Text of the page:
British Pilots Push Eurofighter Typhoon Upgrades

 - January 25, 2016, 5:21 AM
The complete set of weapons planned for the RAF’s Typhoon fleet are displayed on the full-scale model. From left to right: ASRAAM; Brimstone; Storm Shadow; Paveway and Meteor. (Photo: Chris Pocock)

British Royal Air Force (RAF) test and evaluation pilots have flown a Eurofighter Typhoon equipped with the Phase 2 Enhancement (P2E) software and avionics. The service is keen to ensure that the P2E and follow-on P3E phases of development are completed on time by the end of 2018, so that it can withdraw its last three remaining Tornado strike aircraft squadrons in 2018-19. The RAF will not be replacing the Tornado squadrons one-for-one with the F-35 Lightning II stealth fighter, as was once planned.

“By 2019, Typhoon will be filling a lot of roles, including air defense of the UK; offensive and defensive counter-air; stand-off attack; and close air support. That’s a lot of skills for a front-line squadron to master. Typhoon needs to deliver all of that capability in a simple, reliable cockpit,” noted Wg. Cdr. Steven Berry, commanding officer of No. 41 Test and Evaluation Squadron. His pilots have provided feedback to BAE Systems and Eurofighter, before the P2E design is frozen, and ahead of actual weapons integration flight tests. The RAF has named the process of developing the jet into a true multirole aircraft Project Centurion.

P2E includes integration of the MBDA Meteor BVRAAM and Storm Shadow long-range strike missiles. The MBDA Brimstone dual-mode air-surface missile is added in P3E. According to data released by the UK National Audi Office (NAO) last year, these integrations are costing £108 million ($154 million) for the Meteor, representing the UK’s approximately one-third share; £153 million ($218 million) for the Storm Shadow; and £186 million ($265 million) for the Brimstone. The UK must pay the entire cost for integrating the latter two weapons, since none of the other Eurofighter partner nations intend to acquire them.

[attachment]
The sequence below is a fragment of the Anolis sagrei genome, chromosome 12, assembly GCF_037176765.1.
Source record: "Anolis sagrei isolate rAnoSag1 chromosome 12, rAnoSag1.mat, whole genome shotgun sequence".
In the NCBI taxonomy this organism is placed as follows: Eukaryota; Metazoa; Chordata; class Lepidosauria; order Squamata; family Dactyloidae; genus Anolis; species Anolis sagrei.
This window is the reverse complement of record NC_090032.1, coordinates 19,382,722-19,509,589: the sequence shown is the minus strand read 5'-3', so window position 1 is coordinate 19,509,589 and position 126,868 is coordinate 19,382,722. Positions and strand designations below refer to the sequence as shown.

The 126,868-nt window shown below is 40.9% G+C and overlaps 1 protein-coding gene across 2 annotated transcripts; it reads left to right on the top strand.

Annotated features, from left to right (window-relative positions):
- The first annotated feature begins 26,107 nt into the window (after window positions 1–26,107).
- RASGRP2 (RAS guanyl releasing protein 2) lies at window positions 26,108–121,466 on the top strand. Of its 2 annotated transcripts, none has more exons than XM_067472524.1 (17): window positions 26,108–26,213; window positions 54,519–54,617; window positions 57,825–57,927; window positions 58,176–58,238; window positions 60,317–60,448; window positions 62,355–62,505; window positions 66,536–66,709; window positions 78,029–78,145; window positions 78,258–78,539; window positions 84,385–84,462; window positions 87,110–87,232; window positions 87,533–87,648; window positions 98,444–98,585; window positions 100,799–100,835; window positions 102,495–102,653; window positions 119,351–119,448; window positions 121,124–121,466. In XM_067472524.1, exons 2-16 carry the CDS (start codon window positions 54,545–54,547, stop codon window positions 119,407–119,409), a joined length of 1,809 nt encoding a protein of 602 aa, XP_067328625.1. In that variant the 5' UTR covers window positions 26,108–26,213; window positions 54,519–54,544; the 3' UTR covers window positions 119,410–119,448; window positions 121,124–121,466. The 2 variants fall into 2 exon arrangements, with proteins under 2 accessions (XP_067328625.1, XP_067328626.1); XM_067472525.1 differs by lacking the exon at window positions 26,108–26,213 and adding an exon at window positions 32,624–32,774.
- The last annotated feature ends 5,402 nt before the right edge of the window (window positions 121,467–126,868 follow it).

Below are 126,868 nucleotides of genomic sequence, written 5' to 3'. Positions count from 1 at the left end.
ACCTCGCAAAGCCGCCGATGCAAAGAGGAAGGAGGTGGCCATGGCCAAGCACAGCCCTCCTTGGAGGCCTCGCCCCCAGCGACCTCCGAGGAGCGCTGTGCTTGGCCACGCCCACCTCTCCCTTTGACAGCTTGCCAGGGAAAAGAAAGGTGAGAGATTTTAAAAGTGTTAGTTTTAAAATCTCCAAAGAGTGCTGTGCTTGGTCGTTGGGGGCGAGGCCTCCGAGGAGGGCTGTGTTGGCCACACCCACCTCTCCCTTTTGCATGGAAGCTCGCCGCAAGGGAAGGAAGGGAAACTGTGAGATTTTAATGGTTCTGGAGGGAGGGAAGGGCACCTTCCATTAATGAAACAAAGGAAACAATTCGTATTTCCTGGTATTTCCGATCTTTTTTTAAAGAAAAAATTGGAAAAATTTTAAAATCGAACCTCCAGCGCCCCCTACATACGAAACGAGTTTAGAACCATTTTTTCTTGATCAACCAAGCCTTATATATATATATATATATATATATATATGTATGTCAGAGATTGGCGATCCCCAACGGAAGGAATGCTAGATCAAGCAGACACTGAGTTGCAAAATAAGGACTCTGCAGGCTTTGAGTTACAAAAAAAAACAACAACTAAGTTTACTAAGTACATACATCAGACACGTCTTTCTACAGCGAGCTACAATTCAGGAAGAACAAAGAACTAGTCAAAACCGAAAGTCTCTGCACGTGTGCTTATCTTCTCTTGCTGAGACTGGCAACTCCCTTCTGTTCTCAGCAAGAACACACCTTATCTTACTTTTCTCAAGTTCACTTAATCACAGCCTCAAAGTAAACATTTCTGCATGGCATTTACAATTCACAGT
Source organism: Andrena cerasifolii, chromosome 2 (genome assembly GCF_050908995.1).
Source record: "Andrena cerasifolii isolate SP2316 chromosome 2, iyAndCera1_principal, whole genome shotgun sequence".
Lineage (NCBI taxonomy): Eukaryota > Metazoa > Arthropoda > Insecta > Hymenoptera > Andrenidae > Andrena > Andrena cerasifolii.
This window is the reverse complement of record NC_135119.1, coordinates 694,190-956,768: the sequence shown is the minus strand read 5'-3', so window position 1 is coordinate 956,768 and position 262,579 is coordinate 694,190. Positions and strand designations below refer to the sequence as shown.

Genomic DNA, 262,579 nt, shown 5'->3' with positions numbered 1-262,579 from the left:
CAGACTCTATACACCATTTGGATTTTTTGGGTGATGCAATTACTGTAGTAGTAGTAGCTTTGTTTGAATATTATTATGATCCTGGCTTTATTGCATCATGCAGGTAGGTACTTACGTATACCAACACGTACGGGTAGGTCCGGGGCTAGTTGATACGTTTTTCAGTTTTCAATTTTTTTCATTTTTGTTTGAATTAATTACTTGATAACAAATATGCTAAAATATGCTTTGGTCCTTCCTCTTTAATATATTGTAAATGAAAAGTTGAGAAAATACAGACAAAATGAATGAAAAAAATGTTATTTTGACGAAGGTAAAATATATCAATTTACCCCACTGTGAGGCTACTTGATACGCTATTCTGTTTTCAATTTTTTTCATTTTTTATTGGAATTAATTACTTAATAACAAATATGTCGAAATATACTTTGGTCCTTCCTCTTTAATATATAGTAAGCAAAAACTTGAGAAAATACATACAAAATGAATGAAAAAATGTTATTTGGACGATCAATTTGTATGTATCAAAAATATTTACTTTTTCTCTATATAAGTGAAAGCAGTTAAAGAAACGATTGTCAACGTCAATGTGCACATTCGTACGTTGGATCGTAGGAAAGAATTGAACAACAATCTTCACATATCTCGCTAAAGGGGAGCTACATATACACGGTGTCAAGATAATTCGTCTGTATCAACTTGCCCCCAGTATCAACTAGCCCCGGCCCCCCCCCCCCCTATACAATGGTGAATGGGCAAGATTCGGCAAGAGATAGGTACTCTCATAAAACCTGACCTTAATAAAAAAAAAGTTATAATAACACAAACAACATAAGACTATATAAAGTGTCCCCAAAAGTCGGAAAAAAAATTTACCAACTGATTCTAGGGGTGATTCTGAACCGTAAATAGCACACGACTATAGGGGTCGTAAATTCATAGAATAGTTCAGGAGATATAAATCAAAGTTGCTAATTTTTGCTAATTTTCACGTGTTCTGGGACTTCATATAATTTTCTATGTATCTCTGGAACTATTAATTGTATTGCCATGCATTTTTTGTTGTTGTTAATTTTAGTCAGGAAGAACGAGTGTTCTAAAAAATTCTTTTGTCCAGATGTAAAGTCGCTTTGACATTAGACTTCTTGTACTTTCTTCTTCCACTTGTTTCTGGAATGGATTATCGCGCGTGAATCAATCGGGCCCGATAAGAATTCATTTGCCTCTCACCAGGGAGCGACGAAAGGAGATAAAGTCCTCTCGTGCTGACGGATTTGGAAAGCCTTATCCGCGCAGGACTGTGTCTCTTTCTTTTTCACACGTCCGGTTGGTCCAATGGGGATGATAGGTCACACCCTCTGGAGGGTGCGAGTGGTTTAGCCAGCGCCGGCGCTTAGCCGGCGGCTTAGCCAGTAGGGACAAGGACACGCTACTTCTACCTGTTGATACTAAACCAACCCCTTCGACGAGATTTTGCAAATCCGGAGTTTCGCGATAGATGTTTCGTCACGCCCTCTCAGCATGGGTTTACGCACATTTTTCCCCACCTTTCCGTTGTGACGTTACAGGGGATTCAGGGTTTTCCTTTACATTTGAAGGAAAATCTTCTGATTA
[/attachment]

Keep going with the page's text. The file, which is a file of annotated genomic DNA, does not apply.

The cost of adding the new capabilities, and the time taken to do so, is only half that of previous upgrades, said Chris Boardman, managing director of BAE Systems military air and information systems, at a media briefing in mid-2015. According to the NAO, the UK paid £401 million ($572 million) for the previous P1E package that added the Litening II designator, Paveway laser-guided bombs (LGBs) and other enhancements, such as the Striker 2 helmet. It was declared operational in April 2015 and is now in use over Iraq and Syria as part of the UK’s contribution to Operation Inherent Resolve. In P3E, the number of Paveway LGBs that a Typhoon can carry will be increased to six. The maximum Brimstone carriage will be 12. In both cases, the jet will retain full air-to-air capability.

Neither P2E nor P3E includes the E-scan (AESA) version of the Eurofighter’s Captor radar. The development contract for that upgrade was signed by the four Eurofighter partners in November 2014. Eurofighter officials say the AESA can be added as part of a P4E package that could also include conformal fuel tanks; an upgrade to the aircraft’s Defensive Aids Sub System (DASS); and additional weapons such as JDAM and an anti-ship missile (AShM). A fit-check of the MBDA Marte-ER AShM was done last year